What was your process for creating the artwork? 

This piece was created from start to finish in Procreate on my iPad.

What does it mean to you to Embrace Equity?

Everyone comes to the table with unique experiences and abilities. It is vitally important to make room for everyone at the table and do the necessary work to ensure everyone is given an equitable opportunity for their individual stories to be seen and heard. It is more than simply treating everyone the same. It intentionally provides the necessary opportunities and platforms based on individual needs.

What does International Women's Day mean to you?                           

I love that we can celebrate the unique accomplishments of women as well as provide a platform for women’s voices. We have come so far, but work is still to be done.

Do you have any views or comments about gender issues relating to the world of 'women and typography'? 

I have felt the strain and burden of balancing my career work and aspirations as an artist with my responsibilities as a wife and mother. I constantly have to choose between working towards my career goals or working for my family at any moment. I think it is possible and admirable to be a successful artist, wife, and mother, and I wish it didn’t have to feel like such a fight or like one part of my life must be sacrificed to make progress in another.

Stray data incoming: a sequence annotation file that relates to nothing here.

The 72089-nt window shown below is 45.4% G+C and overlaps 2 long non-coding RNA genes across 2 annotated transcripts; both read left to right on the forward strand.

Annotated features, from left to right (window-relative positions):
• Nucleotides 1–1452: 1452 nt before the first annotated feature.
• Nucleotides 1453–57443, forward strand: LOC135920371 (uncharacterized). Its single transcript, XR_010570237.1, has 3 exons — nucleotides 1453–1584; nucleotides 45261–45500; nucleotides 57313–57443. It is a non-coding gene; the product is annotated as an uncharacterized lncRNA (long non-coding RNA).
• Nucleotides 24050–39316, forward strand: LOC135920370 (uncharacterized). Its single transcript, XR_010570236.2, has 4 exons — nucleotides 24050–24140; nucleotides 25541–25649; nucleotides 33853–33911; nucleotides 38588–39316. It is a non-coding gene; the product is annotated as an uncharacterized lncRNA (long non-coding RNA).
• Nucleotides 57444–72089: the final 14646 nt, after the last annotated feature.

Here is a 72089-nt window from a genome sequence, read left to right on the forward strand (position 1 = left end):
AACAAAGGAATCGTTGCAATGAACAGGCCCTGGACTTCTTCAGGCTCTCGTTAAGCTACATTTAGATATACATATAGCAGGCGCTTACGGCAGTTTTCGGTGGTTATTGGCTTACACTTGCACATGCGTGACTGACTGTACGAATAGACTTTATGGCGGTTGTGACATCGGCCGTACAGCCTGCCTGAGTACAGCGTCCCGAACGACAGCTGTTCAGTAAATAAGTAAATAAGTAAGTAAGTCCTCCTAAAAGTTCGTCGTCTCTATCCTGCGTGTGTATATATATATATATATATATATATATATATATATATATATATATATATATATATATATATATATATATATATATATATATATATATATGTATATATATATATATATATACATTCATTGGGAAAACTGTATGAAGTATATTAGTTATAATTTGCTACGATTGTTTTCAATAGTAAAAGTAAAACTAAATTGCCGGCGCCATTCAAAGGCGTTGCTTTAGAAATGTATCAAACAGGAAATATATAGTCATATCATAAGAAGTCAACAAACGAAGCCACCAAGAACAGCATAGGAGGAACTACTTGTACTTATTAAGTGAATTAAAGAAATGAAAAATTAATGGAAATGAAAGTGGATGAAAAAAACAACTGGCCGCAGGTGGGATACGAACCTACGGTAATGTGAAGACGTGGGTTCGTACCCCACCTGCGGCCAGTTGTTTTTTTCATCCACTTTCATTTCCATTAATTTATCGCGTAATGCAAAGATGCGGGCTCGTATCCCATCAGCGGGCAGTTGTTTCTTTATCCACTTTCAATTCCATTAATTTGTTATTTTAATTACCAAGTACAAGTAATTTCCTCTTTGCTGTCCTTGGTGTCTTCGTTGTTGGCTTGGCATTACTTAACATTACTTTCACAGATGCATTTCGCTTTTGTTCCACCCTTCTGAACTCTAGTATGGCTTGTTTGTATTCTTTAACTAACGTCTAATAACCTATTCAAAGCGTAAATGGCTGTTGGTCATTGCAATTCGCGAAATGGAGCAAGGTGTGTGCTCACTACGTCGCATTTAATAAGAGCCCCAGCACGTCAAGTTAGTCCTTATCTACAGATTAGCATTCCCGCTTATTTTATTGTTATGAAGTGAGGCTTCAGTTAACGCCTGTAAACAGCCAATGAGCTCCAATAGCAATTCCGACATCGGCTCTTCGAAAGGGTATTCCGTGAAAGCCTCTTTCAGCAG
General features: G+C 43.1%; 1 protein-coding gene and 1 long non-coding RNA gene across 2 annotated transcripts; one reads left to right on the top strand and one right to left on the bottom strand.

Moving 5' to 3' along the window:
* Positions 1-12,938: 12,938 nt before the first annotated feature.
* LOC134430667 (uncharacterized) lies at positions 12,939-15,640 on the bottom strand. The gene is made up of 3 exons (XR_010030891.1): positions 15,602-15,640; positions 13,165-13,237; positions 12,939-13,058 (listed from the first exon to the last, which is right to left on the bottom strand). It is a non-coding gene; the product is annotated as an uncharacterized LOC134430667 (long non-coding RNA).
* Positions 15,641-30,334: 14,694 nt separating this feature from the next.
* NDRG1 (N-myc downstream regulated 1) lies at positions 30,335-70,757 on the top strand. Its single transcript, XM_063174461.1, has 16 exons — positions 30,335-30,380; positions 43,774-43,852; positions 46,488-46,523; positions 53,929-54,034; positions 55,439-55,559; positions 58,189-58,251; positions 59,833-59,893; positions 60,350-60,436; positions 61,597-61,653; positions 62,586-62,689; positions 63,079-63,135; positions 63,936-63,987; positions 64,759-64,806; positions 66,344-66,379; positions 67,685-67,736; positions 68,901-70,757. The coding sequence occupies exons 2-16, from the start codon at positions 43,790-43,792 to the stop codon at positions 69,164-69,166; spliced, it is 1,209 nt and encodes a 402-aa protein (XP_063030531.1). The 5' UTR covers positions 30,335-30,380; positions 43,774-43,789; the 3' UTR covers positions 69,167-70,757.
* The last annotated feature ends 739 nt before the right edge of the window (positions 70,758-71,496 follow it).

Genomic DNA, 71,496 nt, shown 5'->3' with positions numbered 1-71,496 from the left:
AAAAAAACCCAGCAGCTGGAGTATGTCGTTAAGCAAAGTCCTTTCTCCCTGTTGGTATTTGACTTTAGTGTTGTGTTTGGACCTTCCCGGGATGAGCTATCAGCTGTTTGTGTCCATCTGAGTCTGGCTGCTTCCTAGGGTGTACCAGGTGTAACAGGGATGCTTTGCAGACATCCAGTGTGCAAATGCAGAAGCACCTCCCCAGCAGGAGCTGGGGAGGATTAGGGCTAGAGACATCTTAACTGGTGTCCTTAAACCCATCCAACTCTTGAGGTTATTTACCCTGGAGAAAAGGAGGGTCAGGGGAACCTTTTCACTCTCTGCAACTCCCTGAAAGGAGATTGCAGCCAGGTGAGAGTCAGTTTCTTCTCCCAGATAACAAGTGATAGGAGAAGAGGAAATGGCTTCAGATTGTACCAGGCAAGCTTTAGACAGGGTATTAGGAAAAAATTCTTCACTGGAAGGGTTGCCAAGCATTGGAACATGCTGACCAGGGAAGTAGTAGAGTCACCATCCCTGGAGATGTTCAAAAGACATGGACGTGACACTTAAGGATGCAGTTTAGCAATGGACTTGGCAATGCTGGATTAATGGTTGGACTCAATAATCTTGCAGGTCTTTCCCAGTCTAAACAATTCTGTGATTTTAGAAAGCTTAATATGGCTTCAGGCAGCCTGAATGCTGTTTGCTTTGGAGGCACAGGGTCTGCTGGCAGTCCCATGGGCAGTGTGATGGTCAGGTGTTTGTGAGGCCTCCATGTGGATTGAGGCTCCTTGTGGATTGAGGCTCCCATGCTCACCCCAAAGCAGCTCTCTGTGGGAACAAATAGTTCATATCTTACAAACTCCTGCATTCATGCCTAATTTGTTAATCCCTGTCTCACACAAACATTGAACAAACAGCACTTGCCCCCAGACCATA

While it is getting better, and women have made significant professional strides without sacrificing family, it seems like there is still work to be done for both genders to share in the responsibilities and make room for women to reach their full potential in all areas of life.


Jennifer Greive | @jennifer.greive

What is the concept behind your design?